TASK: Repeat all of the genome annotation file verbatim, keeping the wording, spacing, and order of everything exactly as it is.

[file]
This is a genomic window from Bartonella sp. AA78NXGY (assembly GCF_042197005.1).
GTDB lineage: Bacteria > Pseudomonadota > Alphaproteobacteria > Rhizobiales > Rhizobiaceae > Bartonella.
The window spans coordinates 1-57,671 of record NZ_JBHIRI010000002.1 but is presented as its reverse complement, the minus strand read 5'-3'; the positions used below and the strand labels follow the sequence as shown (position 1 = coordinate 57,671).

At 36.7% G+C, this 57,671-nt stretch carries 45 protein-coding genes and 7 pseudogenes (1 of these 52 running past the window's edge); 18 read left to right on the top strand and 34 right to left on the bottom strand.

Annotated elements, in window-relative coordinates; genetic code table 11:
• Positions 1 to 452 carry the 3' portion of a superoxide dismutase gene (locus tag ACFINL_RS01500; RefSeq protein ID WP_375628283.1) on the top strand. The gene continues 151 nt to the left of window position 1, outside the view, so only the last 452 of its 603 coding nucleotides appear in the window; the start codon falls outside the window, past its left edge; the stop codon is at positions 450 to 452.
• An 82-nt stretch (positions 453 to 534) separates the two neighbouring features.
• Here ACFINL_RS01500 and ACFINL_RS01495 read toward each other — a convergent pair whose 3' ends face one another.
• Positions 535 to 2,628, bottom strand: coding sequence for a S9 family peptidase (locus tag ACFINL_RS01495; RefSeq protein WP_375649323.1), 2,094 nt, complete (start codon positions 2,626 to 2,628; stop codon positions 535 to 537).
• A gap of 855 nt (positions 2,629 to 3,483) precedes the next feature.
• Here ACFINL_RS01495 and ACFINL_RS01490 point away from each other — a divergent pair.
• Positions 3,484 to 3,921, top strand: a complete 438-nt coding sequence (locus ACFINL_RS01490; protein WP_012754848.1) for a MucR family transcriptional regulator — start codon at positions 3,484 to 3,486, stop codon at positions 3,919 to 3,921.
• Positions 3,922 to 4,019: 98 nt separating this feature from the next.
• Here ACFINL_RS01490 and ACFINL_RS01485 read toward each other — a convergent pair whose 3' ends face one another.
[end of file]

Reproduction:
This is a genomic window from Bartonella sp. AA78NXGY (assembly GCF_042197005.1).
GTDB lineage: Bacteria > Pseudomonadota > Alphaproteobacteria > Rhizobiales > Rhizobiaceae > Bartonella.
The window spans coordinates 1-57,671 of record NZ_JBHIRI010000002.1 but is presented as its reverse complement, the minus strand read 5'-3'; the positions used below and the strand labels follow the sequence as shown (position 1 = coordinate 57,671).

At 36.7% G+C, this 57,671-nt stretch carries 45 protein-coding genes and 7 pseudogenes (1 of these 52 running past the window's edge); 18 read left to right on the top strand and 34 right to left on the bottom strand.

Annotated elements, in window-relative coordinates; genetic code table 11:
• Positions 1 to 452 carry the 3' portion of a superoxide dismutase gene (locus tag ACFINL_RS01500; RefSeq protein ID WP_375628283.1) on the top strand. The gene continues 151 nt to the left of window position 1, outside the view, so only the last 452 of its 603 coding nucleotides appear in the window; the start codon falls outside the window, past its left edge; the stop codon is at positions 450 to 452.
• An 82-nt stretch (positions 453 to 534) separates the two neighbouring features.
• Here ACFINL_RS01500 and ACFINL_RS01495 read toward each other — a convergent pair whose 3' ends face one another.
• Positions 535 to 2,628, bottom strand: coding sequence for a S9 family peptidase (locus tag ACFINL_RS01495; RefSeq protein WP_375649323.1), 2,094 nt, complete (start codon positions 2,626 to 2,628; stop codon positions 535 to 537).
• A gap of 855 nt (positions 2,629 to 3,483) precedes the next feature.
• Here ACFINL_RS01495 and ACFINL_RS01490 point away from each other — a divergent pair.
• Positions 3,484 to 3,921, top strand: a complete 438-nt coding sequence (locus ACFINL_RS01490; protein WP_012754848.1) for a MucR family transcriptional regulator — start codon at positions 3,484 to 3,486, stop codon at positions 3,919 to 3,921.
• Positions 3,922 to 4,019: 98 nt separating this feature from the next.
• Here ACFINL_RS01490 and ACFINL_RS01485 read toward each other — a convergent pair whose 3' ends face one another.